Question: What is the least-read, best-seller?
Answer: Your insurance policy.
The world of insurance is not too exciting for most folks, but certainly necessary to provide financial stability in the face of unfortunate events. So, the question becomes, if I am not an insurance expert, nor do I aspire to be one, what do I need to know? What follows is a very basic overview of insurance as it relates to covering municipal property and operations.
Essentially, insurance; not including health, life, disability or other benefits; can be divided into two broad categories: liability coverage to protect against alleged damage or wrongs caused to others; and property coverage to protect against loss or damage to owned assets. As an example, an auto policy has a liability section to pay for damage or injury resulting from accidents that are your fault; and optional coverage for damage to your vehicle depending on the needs of the car owner.
The types of coverage that a local government entity needs are determined based upon their operations and services. For example, most, if not all cities need three basic types of liability coverage: auto, “general” and “public officials.” The general liability coverage protects against things like potholes in streets or defects in playground equipment. The public officials’ coverage protects against “wrongful acts” that result in monetary loss, but no damage to property or person since these types of damages are contemplated under auto and general liability. These basic liability policies do not cover all types of damages, therefore other liability coverages are often needed. Examples include law enforcement liability, watercraft liability, aviation liability and malpractice. A good way to know if you have a gap in coverage is to read the exclusions of your general and public officials’ liability policies. Excluded items are often picked up under another coverage or a change to the existing policy (by endorsement).
In addition to coverage against liability claims, a city needs property coverage. Examples include:
- owned buildings and their contents;
- property in the open such as water tanks, lift stations and wells (note, these assets can be easily overlooked for coverage because they do not have a street address and may be located by off the beaten path, such as by a creek);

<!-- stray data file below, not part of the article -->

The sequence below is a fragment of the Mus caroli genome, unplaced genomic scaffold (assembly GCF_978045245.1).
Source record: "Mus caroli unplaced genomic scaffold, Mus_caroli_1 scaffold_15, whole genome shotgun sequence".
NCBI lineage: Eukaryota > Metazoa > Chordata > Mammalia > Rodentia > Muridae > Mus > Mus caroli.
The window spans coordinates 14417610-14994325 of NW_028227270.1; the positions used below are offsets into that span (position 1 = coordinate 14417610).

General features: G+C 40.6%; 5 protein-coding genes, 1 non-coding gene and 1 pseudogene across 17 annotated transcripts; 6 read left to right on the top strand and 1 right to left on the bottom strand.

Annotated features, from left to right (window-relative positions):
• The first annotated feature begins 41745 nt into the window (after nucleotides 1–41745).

- tractors, motor graders, backhoes, i.e. mobile equipment not licensed for road use;
- crime to cover loss of money and securities; and
- bonds to cover employees.
Cyber is another form of coverage that includes both liability and property components. The property involved can be data, financial assets or operation of servers. The liability portion of a cyber policy provides protection if data, such as personally identifiable information of others, is compromised resulting in costs to notify the individuals, provide credit monitoring or respond to a lawsuit. The property portion of the coverage provides protection to pay for incidents such as a ransom for servers that have been locked down by a hacker, services to recover data, a breach coach in the event of a hack, and perhaps “deception fraud” should someone be duped by a phishing scam or wrongly click a link in an email. This is an evolving coverage, so terms will vary between providers. As important as the coverages are the services and training available to prevent a breach and/or appropriately respond following a breach. Employee training, sample policies, etc. are readily available via a website from most cyber coverage providers. This service is available from the Pool’s website, just log in and click “e-RiskHub.”
Most local governments have a “risk manager” assigned responsibility for the insurance coverage purchased by the entity. In smaller entities, this person wears several other hats. Understanding these basic tenets hopefully help in not only understanding insurance but in asking the right questions to be sure your property and operations are properly covered.